FILE PHOTO: House Republican Leader Kevin McCarthy (R-CA) speaks at his weekly news conference on Capitol Hill in Washington, U.S., June 25, 2020. REUTERS/Yuri Gripas
House Republican Leader Kevin McCarthy.

  • The House Republican caucus voted to approve the restoration of earmarks on Wednesday.
  • Democrats introduced reforms weeks ago as it sought to lift the GOP’s decade-old ban on earmarks.
  • Restoring the use of earmarks could make legislation easier to pass for both parties.
  • See more stories on Insider’s business page.

Republicans instituted a ban on earmarks a decade ago, following a series of scandals related to abuses, but on Wednesday, House Republicans voted to support bringing earmarks back, potentially signaling a positive trajectory for President Joe Biden’s economic agenda.

The vote – conducted by secret ballot – follows House Democrats’ introduction of earmark reform guidelines at the end of February. Restoring earmarks could help ease legislation that doesn’t equally benefit all representatives.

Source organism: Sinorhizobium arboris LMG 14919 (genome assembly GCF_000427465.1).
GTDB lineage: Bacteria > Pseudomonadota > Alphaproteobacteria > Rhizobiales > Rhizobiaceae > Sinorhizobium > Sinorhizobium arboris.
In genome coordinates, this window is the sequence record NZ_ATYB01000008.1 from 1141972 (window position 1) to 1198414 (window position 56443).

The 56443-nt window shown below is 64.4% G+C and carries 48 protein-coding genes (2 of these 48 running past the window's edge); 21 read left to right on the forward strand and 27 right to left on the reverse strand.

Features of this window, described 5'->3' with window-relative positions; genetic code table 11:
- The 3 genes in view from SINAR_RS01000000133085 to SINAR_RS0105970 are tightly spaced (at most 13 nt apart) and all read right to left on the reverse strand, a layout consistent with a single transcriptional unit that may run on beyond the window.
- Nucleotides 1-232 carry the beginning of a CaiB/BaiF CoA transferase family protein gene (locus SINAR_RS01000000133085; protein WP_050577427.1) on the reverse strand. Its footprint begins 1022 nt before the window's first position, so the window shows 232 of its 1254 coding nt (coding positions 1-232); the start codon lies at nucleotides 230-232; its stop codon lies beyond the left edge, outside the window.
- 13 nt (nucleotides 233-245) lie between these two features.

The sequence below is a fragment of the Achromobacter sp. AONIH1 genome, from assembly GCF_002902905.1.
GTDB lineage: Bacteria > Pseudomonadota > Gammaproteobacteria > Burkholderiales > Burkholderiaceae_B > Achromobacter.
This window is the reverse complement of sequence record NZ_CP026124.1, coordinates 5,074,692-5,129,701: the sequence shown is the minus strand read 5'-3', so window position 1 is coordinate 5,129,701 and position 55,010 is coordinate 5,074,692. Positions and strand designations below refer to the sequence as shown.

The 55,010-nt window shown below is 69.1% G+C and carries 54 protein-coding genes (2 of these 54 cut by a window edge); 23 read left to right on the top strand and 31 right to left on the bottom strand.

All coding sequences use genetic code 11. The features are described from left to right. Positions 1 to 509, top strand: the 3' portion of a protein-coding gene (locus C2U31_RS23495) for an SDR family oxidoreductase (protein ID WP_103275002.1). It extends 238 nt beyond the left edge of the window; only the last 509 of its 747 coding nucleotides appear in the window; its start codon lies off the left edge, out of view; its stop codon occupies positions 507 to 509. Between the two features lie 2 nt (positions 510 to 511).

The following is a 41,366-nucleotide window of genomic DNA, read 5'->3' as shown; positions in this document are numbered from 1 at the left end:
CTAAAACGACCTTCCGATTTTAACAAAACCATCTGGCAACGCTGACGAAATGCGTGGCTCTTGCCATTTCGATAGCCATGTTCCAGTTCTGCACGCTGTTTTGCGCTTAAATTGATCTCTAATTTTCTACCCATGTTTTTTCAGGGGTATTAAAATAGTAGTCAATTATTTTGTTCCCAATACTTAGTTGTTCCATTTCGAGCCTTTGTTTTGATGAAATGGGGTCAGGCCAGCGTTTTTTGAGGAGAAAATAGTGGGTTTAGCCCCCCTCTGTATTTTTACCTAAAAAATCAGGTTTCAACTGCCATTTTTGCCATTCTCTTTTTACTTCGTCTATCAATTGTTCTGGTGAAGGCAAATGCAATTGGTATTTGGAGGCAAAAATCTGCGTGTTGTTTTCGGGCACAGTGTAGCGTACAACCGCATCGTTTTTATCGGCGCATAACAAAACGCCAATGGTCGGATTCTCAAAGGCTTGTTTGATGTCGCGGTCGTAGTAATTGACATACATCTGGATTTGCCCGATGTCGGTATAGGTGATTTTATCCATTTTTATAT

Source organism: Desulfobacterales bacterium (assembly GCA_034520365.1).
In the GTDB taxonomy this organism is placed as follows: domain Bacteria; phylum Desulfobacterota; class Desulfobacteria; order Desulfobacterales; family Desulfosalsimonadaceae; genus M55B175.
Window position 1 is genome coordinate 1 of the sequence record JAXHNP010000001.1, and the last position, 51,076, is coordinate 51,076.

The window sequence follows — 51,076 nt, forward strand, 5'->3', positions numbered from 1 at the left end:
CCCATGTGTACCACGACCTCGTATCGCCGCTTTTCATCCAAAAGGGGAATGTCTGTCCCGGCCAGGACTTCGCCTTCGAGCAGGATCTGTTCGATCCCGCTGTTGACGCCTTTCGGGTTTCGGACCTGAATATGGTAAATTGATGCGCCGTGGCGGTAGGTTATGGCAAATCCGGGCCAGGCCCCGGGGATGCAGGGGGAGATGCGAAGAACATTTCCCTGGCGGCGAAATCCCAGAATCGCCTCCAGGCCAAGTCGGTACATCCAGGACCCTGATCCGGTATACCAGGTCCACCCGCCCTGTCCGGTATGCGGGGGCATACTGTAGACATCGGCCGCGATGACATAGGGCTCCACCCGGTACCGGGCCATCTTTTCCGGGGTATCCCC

“There’s a real concern about the administration directing where money goes,” House Minority Leader Kevin McCarthy told reporters after the vote. “This doesn’t add one more dollar. I think members here know what’s most important about what’s going on in their district, not Biden.”

However, Senate Republicans still have not voted on restoring earmarks, and some of them have already voiced clear opposition to doing so.

On Saturday, Sen. Mitt Romney of Utah told reporters that earmarks “are not the right way to go.”

“They have been associated with excess, and it would represent a turn to the worst,” he said.

The ban on earmarks – which Democrats have been calling “community-funding projects” – has a loaded history, and for a time, had bipartisan support.